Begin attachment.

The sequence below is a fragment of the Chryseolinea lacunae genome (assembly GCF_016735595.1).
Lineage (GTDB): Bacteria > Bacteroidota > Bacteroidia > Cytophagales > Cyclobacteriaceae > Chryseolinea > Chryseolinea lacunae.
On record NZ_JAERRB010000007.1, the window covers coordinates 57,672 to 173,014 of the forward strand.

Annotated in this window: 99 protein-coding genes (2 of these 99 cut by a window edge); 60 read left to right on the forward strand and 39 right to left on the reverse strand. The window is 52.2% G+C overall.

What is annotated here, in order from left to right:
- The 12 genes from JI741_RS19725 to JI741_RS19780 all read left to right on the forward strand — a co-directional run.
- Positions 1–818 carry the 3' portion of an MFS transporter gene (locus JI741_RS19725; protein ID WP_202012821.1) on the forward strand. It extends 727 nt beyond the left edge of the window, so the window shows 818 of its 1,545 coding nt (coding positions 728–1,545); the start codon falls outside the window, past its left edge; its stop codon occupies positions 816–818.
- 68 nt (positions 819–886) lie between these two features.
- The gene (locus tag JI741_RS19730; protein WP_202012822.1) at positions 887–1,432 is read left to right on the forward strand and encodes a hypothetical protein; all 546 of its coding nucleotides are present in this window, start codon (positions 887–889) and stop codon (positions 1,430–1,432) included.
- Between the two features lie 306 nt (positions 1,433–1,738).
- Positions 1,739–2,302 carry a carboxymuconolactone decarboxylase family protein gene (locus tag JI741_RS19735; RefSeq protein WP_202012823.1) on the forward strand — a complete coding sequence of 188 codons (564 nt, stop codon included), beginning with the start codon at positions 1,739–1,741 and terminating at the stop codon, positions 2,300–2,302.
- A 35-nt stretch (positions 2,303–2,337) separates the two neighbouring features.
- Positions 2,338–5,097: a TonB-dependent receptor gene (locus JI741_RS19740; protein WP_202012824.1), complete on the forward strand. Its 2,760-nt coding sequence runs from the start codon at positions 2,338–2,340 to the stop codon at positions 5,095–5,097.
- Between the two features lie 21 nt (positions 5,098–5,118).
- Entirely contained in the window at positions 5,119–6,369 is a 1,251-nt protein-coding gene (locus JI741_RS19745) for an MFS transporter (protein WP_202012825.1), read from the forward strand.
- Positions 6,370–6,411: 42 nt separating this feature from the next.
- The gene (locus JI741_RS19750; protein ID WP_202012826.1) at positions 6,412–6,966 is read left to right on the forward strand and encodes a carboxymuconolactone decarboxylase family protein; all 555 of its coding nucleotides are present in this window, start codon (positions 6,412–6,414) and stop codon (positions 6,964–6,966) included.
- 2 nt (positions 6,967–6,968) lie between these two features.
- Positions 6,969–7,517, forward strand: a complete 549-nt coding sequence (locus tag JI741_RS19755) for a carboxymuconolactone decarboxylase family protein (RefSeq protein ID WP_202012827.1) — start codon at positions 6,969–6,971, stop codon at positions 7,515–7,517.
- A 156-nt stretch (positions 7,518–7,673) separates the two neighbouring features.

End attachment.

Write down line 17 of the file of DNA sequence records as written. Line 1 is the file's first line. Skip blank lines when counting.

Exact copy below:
- The gene (locus JI741_RS19750; protein ID WP_202012826.1) at positions 6,412–6,966 is read left to right on the forward strand and encodes a carboxymuconolactone decarboxylase family protein; all 555 of its coding nucleotides are present in this window, start codon (positions 6,412–6,414) and stop codon (positions 6,964–6,966) included.